Day 6 – Educating Durham!

We have been offering school and educational visits with a difference for over 20 years and in that time have welcomed over 50,000 children on to the farm. Together with the Sir Tom Cowie Charitable Foundation and the Country Trust as well as the Soil Association we have hosted visits from schools across the North East, from Acklam to Byker, Roker and Hexham and from as far afield as Greenock and Harrogate.  We do love to have our local schools here and this Spring we are welcoming schools from Sacriston, Langley Park, Belmont and Chester-le-Street.

Our aim is to get children on to the farms for some outdoor education – to learn about farming in the 21st century, and discover the relationship between the countryside and their food. It’s a very rewarding part of what we do here, from children wondering why one egg is white and another speckled brown to seeing the change in seasons to hearing the “ewww it stinks” when they arrive to the grinning faces getting back on the bus at the end of the day, having completely forgotten about the smells and happily covered in mud after an afternoon in the Forest Adventure.  As Professor Inman of Exeter University said to me today, our recent generations have become urbanised and disconnected from the countryside and we as farmers have equally distanced ourselves from the public.  It’s important that we do our best to make that re-connection and help children and adults alike understand and appreciate the journey that their food has been on.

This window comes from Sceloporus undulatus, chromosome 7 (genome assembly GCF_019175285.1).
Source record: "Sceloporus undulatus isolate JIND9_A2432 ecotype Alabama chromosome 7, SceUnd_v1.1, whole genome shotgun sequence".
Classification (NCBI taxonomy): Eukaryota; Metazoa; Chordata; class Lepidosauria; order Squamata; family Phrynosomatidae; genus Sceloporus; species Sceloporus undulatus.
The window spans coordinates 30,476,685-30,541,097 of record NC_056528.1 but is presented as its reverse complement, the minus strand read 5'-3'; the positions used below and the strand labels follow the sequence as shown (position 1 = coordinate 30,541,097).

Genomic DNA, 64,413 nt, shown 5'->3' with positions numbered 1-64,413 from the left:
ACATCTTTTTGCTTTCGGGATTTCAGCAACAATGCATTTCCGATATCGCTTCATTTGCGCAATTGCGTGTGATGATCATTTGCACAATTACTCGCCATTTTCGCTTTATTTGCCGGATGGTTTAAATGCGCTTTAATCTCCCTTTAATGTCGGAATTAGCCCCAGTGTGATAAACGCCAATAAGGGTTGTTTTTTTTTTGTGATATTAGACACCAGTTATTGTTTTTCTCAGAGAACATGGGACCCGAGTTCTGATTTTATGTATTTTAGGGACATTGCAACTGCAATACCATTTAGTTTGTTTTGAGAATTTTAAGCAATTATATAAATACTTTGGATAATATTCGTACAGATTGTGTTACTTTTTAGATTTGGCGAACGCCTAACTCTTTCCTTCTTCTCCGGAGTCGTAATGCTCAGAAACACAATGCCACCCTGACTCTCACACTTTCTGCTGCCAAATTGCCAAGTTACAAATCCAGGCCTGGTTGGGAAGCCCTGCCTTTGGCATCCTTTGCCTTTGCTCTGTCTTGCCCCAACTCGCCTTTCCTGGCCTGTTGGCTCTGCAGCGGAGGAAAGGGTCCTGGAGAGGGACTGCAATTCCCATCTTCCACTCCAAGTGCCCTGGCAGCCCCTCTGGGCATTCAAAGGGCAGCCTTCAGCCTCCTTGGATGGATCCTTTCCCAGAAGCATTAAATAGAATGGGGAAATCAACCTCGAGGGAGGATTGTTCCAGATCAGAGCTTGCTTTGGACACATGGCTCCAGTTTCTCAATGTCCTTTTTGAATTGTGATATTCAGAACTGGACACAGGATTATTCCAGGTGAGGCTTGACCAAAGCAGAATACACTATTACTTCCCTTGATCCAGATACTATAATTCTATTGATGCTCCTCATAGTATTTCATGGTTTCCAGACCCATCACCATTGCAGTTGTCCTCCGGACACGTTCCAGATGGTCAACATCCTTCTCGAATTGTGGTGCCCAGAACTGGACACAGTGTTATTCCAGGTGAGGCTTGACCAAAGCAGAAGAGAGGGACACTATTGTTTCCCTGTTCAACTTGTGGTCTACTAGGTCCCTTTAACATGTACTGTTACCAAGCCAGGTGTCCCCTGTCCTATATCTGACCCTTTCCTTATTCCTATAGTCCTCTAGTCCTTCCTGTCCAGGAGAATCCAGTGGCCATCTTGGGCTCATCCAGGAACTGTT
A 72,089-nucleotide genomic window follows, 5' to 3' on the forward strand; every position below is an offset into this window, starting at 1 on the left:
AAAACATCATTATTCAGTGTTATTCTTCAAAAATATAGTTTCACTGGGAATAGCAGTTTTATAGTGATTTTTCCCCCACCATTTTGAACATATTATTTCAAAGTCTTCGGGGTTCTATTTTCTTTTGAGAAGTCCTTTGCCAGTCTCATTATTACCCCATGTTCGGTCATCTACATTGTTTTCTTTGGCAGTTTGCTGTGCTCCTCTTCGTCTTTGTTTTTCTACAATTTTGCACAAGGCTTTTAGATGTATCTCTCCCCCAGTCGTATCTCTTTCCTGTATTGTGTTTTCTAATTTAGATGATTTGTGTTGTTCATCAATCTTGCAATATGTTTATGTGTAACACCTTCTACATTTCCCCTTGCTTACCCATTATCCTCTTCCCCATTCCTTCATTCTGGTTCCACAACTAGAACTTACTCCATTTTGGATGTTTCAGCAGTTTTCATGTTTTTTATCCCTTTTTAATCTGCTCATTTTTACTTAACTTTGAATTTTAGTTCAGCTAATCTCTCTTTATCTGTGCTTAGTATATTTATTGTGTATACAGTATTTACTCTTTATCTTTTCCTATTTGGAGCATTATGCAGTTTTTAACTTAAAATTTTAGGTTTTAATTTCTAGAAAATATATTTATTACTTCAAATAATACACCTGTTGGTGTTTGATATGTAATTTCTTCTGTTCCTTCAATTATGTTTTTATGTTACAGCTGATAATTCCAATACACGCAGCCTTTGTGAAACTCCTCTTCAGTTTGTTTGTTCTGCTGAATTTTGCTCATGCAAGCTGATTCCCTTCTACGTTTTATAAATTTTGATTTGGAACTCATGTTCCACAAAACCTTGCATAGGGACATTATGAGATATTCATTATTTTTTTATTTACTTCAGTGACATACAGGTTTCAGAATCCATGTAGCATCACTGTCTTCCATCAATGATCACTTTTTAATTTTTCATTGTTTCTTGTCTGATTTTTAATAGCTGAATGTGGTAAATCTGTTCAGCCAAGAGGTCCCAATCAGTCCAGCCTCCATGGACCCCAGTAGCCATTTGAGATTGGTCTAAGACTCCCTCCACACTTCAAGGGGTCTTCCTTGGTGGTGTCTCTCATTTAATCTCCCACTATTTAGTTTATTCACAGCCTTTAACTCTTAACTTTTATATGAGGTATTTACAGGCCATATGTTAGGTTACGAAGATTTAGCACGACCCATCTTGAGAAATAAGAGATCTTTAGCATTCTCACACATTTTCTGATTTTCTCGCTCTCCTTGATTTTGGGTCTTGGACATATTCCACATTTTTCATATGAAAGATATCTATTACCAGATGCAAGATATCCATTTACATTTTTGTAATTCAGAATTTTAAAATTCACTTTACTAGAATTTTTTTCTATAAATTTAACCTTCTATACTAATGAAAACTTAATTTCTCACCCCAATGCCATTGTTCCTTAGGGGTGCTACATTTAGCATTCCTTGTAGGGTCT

I used to spend time creating quizzes and issuing clipboards but with Ruth helping me and now Joanne and her team we’ve come to learn that it’s far more important for children to soak up their countryside surroundings and learn to look, listen and touch the leaves, trees, birds and animals they are introduced to.  The value of being able to see the whole field to fork experience should not be underestimated.  And whilst many a young teacher will shy away from looking at the pig carcasses hanging in the fridge, making this connection is so vital and the children really do find it really interesting looking at the anatomy and thinking about the context of where their food comes from.  So the farm shop and school visits go hand in hand. 

School visits have also been a fantastic way of spreading the word about Broom House. Children & teachers will often buy some sausages from the shop at the end of their day… returning with their family a few weeks later to stock up on some more goodies and have a visit to the Forest Adventure!